The late blight pathogen is an obligate pathogen, and the spores can only survive in living plant tissue. However, the pathogen can produce a specialized survival structure (oospore) that would enable it to survive without living plant tissue. This requires that the pathogen reproduce sexually, which involves two "mating types." Mating type is the term used for the pathogen's equivalent of male and female. Previously, both mating types were found in Florida but not in the northeastern United States. Last season, both mating types were detected in Pennsylvania and Virginia. This finding has the potential to make managing late blight more difficult since there is the chance that the pathogen can form oospores that stay in the soil. In Florida, although both mating types are present, oospores have not yet been found.

Treating the soil is not an effective control for late blight; the best control measures involve managing the sources of disease spread. Destroy any potato cull piles. Cut up infected potatoes and spread them across the garden surface so they freeze over winter, or dispose of them in the trash. Also, prevent the growth of volunteer potatoes and tomatoes, which may be a source of the pathogen. Carefully inspect transplants purchased for any disease symptoms. Always select the healthiest and most vigorously growing transplants.

No tomato or potato varieties have complete resistance to late blight. Some varieties are known to have tolerance to late blight; disease can develop much more slowly on these varieties and sometimes not at all. It may be difficult to find seed for some of these varieties.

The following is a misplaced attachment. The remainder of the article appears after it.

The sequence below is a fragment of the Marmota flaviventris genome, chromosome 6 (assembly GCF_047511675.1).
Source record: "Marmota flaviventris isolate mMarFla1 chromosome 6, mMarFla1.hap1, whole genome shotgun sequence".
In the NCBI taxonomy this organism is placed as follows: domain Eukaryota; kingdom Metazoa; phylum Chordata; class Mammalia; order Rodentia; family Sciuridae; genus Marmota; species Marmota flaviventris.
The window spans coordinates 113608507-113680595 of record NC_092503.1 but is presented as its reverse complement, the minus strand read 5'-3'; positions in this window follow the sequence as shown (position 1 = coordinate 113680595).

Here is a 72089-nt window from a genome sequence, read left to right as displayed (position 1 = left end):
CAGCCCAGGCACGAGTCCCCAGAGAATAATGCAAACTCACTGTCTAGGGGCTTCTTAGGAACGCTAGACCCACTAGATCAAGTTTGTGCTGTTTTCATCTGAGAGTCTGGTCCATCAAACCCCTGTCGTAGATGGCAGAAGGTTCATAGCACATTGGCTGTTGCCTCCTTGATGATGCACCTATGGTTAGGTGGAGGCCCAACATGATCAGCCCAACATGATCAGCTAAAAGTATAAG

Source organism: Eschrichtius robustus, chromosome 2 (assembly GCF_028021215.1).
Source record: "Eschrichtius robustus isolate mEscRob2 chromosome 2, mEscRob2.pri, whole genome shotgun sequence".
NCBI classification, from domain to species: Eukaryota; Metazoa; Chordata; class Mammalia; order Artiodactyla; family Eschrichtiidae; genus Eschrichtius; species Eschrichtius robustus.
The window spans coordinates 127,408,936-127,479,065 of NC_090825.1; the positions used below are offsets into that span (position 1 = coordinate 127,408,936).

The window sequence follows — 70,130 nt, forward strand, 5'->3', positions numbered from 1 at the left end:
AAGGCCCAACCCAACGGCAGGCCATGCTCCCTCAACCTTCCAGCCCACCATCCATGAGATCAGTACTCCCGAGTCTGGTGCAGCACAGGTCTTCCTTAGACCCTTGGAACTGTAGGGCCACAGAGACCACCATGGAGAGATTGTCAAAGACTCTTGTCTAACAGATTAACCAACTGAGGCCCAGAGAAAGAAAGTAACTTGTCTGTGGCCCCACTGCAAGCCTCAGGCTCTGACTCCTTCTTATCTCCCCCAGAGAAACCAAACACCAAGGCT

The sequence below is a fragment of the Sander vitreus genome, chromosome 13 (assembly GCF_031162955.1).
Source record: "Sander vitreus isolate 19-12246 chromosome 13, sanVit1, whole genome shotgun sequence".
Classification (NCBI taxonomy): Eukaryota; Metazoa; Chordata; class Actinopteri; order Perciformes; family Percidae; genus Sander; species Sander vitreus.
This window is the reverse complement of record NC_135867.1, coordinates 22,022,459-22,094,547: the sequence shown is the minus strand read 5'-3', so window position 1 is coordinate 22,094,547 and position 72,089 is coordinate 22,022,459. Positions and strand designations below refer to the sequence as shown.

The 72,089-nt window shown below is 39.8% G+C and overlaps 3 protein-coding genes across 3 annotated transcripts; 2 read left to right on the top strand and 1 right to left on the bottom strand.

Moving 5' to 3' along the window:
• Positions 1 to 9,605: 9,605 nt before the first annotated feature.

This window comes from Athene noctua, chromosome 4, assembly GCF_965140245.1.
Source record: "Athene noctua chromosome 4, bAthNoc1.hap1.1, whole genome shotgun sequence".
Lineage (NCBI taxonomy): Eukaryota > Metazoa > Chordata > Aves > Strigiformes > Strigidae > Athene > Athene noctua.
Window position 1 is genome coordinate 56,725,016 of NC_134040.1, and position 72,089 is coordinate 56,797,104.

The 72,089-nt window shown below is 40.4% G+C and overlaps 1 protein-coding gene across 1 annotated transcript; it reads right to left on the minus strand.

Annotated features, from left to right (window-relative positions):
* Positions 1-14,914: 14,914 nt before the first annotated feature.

Potato varieties with tolerance to late blight include Kennebec, Sebago, Allegany, and Jacqueline Lee. Tomato varieties observed to be less susceptible to late blight include Legend and the cherry types that include Matt's Wild Cherry and Sun Gold Cherry. Newly released tomato varieties with late blight resistance include Mountain Magic, Plum Regal, Mountain Merit, and most recently Defiant and Iron Lady. Additional varieties with late blight resistance are under development and should be available for home gardeners in the near future.

Diagnostic Services

If you suspect late blight, contact your county Penn State Extension office. Staff can either help to confirm the diagnosis and/or help you submit a sample to the Penn State Plant Disease Diagnostic Clinic at University Park.

Adapted and revised by Beth K. Gugino, vegetable extension pathologist, and Sara R. May, coordinator, Plant Disease Clinic, Penn State. Original article by Alan A. MacNab, Department of Plant Pathology, Penn State, July 2004; excerpts from research by Meg McGrath, Cornell University